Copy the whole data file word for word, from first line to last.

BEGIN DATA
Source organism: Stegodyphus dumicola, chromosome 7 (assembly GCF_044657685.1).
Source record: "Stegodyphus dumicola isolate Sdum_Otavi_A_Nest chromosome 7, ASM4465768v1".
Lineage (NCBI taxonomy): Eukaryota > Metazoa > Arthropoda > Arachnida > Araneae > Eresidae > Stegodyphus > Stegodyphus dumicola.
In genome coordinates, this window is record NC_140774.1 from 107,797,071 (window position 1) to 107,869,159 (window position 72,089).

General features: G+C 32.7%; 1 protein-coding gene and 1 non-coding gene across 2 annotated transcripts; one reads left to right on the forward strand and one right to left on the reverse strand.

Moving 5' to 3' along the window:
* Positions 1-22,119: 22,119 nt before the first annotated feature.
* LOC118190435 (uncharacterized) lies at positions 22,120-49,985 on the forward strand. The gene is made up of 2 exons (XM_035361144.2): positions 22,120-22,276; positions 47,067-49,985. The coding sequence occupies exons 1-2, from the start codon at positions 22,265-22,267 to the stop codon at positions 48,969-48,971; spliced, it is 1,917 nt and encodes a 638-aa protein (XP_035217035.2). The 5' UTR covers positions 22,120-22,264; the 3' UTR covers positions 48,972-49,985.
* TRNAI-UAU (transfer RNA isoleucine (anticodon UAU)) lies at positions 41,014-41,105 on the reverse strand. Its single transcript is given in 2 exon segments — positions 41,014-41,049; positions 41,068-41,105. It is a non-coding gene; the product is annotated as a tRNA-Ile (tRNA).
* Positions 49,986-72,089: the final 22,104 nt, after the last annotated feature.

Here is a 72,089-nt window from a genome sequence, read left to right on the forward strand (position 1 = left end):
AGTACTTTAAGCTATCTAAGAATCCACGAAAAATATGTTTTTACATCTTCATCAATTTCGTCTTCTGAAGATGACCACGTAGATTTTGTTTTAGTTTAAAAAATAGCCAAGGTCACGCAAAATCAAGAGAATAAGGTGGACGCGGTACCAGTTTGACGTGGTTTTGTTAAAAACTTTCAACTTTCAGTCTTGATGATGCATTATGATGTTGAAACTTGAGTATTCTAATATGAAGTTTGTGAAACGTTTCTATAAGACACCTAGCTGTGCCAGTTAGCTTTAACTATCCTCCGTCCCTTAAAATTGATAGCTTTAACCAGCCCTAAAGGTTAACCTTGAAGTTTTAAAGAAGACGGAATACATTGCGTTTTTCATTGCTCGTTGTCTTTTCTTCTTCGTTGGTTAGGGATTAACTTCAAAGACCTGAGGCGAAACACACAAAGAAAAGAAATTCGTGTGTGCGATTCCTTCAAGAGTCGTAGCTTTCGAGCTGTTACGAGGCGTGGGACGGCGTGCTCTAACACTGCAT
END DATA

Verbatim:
Source organism: Stegodyphus dumicola, chromosome 7 (assembly GCF_044657685.1).
Source record: "Stegodyphus dumicola isolate Sdum_Otavi_A_Nest chromosome 7, ASM4465768v1".
Lineage (NCBI taxonomy): Eukaryota > Metazoa > Arthropoda > Arachnida > Araneae > Eresidae > Stegodyphus > Stegodyphus dumicola.
In genome coordinates, this window is record NC_140774.1 from 107,797,071 (window position 1) to 107,869,159 (window position 72,089).

General features: G+C 32.7%; 1 protein-coding gene and 1 non-coding gene across 2 annotated transcripts; one reads left to right on the forward strand and one right to left on the reverse strand.

Moving 5' to 3' along the window:
* Positions 1-22,119: 22,119 nt before the first annotated feature.
* LOC118190435 (uncharacterized) lies at positions 22,120-49,985 on the forward strand. The gene is made up of 2 exons (XM_035361144.2): positions 22,120-22,276; positions 47,067-49,985. The coding sequence occupies exons 1-2, from the start codon at positions 22,265-22,267 to the stop codon at positions 48,969-48,971; spliced, it is 1,917 nt and encodes a 638-aa protein (XP_035217035.2). The 5' UTR covers positions 22,120-22,264; the 3' UTR covers positions 48,972-49,985.
* TRNAI-UAU (transfer RNA isoleucine (anticodon UAU)) lies at positions 41,014-41,105 on the reverse strand. Its single transcript is given in 2 exon segments — positions 41,014-41,049; positions 41,068-41,105. It is a non-coding gene; the product is annotated as a tRNA-Ile (tRNA).
* Positions 49,986-72,089: the final 22,104 nt, after the last annotated feature.

Here is a 72,089-nt window from a genome sequence, read left to right on the forward strand (position 1 = left end):
AGTACTTTAAGCTATCTAAGAATCCACGAAAAATATGTTTTTACATCTTCATCAATTTCGTCTTCTGAAGATGACCACGTAGATTTTGTTTTAGTTTAAAAAATAGCCAAGGTCACGCAAAATCAAGAGAATAAGGTGGACGCGGTACCAGTTTGACGTGGTTTTGTTAAAAACTTTCAACTTTCAGTCTTGATGATGCATTATGATGTTGAAACTTGAGTATTCTAATATGAAGTTTGTGAAACGTTTCTATAAGACACCTAGCTGTGCCAGTTAGCTTTAACTATCCTCCGTCCCTTAAAATTGATAGCTTTAACCAGCCCTAAAGGTTAACCTTGAAGTTTTAAAGAAGACGGAATACATTGCGTTTTTCATTGCTCGTTGTCTTTTCTTCTTCGTTGGTTAGGGATTAACTTCAAAGACCTGAGGCGAAACACACAAAGAAAAGAAATTCGTGTGTGCGATTCCTTCAAGAGTCGTAGCTTTCGAGCTGTTACGAGGCGTGGGACGGCGTGCTCTAACACTGCAT